Precision & a little help on the way to startup success

For Bluedot co-founder Emil Davityan, the eureka moment which changed the direction of the business he put together with fellow entrepreneur Filip Eldic business was about precision. 

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The Adelaide-founded location-services group didn’t realise what it had at the time - but through work with a SME growth accelerator program has now expanded into a multi-national (with a presence in both Melbourne and San Francisco) success story, including securing $US5.5 million in Series A funding earlier in 2018. 

"It's really critical to both have that support and credibility [which comes from working with large organisations].” - Emil Davityan

“What we were originally going to do is to build a mobile tolling application - so an app that sits on your phone that handles your toll payments as you drive through it,” he told bluenotes.

“Then… we realised as we were developing the product, the most challenging thing was ‘how do you detect where the phone is in the fast-moving car?’.”

“That’s when we started to focus on location technology and we realised that we had developed something that was unique and could [add] a lot of value across multiple industries.” 

Part of that funding included $US4 million from ASX-listed infrastructure giant Transurban, a group which has released an app - LinktGo - powered by Bluedot technology.

The tech – “20 times the accuracy” of its closest rival, according to Davityan – can allow businesses to pinpoint customer locations with unrivalled precision – in some cases just a few metres, compared with the traditional hundred.

Davityan is aware of the power a good partnership can have, particular between a startup and larger business with experience and knowledge across multiple sectors.

“As a startup you really tend to focus on a particular type of product or a particular problem that the customer has in an industry,” he said. “There are always traditional companies, often very large corporates and other businesses that have been in the market for decades.”

“It's really critical to both have that support and credibility but also to work with [those companies] to understand what their pain points are what they actually need - so you're not developing technology in a vacuum.”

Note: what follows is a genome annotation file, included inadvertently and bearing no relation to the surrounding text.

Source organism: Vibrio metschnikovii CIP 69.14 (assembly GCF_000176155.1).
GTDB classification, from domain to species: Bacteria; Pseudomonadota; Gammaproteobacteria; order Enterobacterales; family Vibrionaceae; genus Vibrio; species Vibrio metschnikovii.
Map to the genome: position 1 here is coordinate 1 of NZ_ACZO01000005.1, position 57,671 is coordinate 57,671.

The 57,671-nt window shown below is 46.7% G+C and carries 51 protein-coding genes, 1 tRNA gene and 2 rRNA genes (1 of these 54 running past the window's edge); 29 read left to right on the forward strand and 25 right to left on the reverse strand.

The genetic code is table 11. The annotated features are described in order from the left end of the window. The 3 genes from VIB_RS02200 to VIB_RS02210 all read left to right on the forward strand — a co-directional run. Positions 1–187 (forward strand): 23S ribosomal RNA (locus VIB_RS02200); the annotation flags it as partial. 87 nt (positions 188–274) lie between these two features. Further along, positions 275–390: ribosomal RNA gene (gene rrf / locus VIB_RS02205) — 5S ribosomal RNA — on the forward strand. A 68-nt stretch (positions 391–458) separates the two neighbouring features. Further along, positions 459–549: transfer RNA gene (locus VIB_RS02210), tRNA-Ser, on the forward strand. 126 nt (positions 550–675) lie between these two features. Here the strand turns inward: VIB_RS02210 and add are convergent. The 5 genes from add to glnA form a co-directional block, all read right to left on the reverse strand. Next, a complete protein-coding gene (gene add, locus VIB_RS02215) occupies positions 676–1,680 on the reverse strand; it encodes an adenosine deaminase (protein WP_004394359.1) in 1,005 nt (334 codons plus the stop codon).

ANZ’s GM Small Business Banking, Australia Guy Mendelson is well aware of the impact large businesses can have by supporting startups.

ANZ has spent “a lot of time” working with the University of South Australia on programs aimed at helping SMEs take the next step, he told bluenotes .

“Starting up is complex,” he said. “But once you get it going that growth phase can be really daunting. Making sure [SMEs} have a series of people around them that can support them [is important].”

From little things

In 2013 Bluedot was accepted into and participated in an early ANZ accelerator program for startups. Today that program continues in partnership with the University of South Australia as the ANZ Business Growth Program.

“Early on when we were just a really small scrappy startup of a couple of people,” Davityan told bluenotes.

“So early on that really put us on the right track, where we started to focus on the right aspects of the product and how we were able to expand in the Australian market and ultimately internationally.”

The connection with a large bank like ANZ provided Bluedot with credibility in the market, Davityan said, allowing the founders to meet the right people - opening windows into funding and other support. 

For Mendelson, seeing the success of Bluedot is “what we’re all about”.

“You often meet these customers when they have a little glimmer in their eyes and an idea,” he said.  

“To hear that they take that idea into something that becomes a reality [is satisfying]”. 

From nothing

From inception many startups have “more ambition than data points”, according to Davityan. The right kind of partnerships can help offer perspective.

“The thing about startups is that you're trying to do something incredibly difficult where you're creating a technology or a product that just doesn't exist,” he said. “You're trying to introduce it into an existing market that's incredibly complex and large.”

“It's about understanding your customer in the market as rapidly as possible and of course iterating, adjusting and improving as quickly as possible. It's an incredibly competitive.”

For Mendelson, the future for Bluedot – and the rest of Australia’s startup space - is rich.

“It's a big challenge being involved in this space because it's changing at a furious pace,” he said. “And if you want to participate in this part of the economy you have to be on top of all that change.”

Shane White is senior production editor at bluenotes

The views and opinions expressed in this communication are those of the author and may not necessarily state or reflect those of ANZ.

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